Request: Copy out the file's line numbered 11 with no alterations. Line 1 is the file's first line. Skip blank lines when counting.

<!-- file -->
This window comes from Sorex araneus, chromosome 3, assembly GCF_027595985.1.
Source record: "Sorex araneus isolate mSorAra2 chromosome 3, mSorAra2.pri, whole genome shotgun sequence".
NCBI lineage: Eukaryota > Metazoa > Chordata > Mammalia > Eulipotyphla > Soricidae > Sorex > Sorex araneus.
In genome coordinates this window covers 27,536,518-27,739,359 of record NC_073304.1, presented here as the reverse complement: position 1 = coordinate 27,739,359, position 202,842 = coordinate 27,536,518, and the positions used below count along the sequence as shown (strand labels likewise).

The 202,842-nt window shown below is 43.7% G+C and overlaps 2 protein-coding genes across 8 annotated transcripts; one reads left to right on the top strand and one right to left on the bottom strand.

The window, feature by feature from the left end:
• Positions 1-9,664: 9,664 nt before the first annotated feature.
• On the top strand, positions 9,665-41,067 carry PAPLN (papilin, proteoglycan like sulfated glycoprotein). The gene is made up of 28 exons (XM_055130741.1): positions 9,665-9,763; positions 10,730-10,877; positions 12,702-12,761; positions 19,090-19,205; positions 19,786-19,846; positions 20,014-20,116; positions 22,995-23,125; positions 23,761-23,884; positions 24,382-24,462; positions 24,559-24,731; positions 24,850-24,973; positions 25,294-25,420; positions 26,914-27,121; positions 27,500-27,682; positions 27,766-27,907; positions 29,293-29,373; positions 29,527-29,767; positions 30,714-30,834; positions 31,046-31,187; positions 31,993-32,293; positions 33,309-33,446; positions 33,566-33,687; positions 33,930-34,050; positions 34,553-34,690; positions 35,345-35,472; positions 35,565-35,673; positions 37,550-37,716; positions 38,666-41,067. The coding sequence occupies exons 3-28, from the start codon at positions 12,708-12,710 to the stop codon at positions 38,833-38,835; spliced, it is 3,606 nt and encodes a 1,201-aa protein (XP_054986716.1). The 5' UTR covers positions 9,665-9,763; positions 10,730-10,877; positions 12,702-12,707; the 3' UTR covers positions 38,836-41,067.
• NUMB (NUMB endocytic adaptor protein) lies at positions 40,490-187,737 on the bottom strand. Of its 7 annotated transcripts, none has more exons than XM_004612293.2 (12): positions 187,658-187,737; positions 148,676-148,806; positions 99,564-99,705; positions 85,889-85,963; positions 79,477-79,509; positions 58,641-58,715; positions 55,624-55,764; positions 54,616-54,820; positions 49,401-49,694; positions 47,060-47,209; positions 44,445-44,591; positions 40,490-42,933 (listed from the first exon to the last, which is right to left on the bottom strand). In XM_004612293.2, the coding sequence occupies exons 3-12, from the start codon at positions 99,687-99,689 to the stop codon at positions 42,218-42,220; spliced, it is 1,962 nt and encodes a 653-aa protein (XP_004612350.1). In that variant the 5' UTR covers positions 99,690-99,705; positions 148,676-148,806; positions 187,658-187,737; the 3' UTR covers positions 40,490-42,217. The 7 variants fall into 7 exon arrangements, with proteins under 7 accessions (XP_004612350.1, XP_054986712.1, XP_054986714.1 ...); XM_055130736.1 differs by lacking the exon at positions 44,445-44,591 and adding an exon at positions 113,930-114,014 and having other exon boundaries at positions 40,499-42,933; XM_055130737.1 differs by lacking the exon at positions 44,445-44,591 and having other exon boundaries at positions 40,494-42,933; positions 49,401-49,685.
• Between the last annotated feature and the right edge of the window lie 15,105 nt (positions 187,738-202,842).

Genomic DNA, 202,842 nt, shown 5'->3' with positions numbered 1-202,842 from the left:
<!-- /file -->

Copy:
Genomic DNA, 202,842 nt, shown 5'->3' with positions numbered 1-202,842 from the left: